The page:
A stochastic method to account for the ambient turbulence in Lagrangian Vortex computations

Type Article
Date 2020-12
Language English
Author(s) Choma Bex Camille1, 2, Carlier Clement1, 2, Fur Arnaud1, 2, Pinon Gregory1, Germain GregoryORCID2, Rivoalen Elie3
Affiliation(s) 1 : Normandie Univ, UNILEHAVRE, CNRS, LOMC, F-76600 Le Havre, France.
2 : IFREMER, Inst Francais Rech & Exploitat Mer Boulogne Sur M, Boulogne Sur Mer, France.
3 : Normandie Univ, INSA Rouen, LMN, F-76000 Rouen, France.
Source Applied Mathematical Modelling (0307-904X) (Elsevier Science Inc), 2020-12 , Vol. 88 , P. 38-54
DOI 10.1016/j.apm.2020.05.025
WOS© Times Cited 1
Keyword(s) Ambient turbulence, Synthetic Eddy Method, Lagrangian method, Turbulence, Vortex method, Wake
Abstract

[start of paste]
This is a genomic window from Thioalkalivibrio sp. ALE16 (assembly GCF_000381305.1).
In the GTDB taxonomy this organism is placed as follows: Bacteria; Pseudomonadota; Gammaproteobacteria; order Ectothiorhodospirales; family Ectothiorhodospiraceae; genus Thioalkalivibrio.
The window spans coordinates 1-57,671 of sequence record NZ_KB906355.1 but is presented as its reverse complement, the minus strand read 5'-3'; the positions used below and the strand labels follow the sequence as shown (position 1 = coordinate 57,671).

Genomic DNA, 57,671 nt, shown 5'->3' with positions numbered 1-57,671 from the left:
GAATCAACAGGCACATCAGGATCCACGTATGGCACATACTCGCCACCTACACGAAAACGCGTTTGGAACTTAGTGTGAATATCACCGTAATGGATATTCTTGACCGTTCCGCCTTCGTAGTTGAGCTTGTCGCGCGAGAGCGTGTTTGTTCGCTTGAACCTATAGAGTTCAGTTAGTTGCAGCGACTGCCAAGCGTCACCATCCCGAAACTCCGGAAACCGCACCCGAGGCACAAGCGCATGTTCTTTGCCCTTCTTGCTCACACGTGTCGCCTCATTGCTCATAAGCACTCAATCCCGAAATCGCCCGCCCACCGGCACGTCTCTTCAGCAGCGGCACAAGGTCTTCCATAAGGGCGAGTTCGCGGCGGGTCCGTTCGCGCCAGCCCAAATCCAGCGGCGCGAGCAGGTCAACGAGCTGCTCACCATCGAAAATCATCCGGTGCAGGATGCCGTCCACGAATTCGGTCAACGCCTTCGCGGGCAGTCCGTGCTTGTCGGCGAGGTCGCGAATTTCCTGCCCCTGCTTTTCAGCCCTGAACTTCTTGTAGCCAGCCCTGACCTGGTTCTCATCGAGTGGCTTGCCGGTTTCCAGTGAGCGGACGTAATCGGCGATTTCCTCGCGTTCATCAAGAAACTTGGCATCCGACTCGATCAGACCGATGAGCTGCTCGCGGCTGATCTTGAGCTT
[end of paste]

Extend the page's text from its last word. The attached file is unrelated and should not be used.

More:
This paper describes a detailed implementation of the Synthetic Eddy Method (SEM) initially presented in Jarrin et al. (2006) applied to the Lagrangian Vortex simulation. While the treatment of turbulent diffusion is already extensively covered in scientific literature, this is one of the first attempts to represent ambient turbulence in a fully Lagrangian framework. This implementation is well suited to the integration of PSE (Particle Strength Exchange) or DVM (Diffusion Velocity Method), often used to account for molecular and turbulent diffusion in Lagrangian simulations. The adaptation and implementation of the SEM into a Lagrangian method using the PSE diffusion model is presented, and the turbulent velocity fields produced by this method are then analysed. In this adaptation, SEM turbulent structures are simply advected, without stretching or diffusion of their own, over the flow domain. This implementation proves its ability to produce turbulent velocity fields in accordance with any desired turbulent flow parameters. As the SEM is a purely mathematical and stochastic model, turbulent spectra and turbulent length scales are also investigated. With the addition of variation in the turbulent structures sizes, a satisfying representation of turbulent spectra is recovered, and a linear relation is obtained between the turbulent structures sizes and the Taylor macroscale. Lastly, the model is applied to the computation of a tidal turbine wake for different ambient turbulence levels, demonstrating the ability of this new implementation to emulate experimentally observed tendencies.

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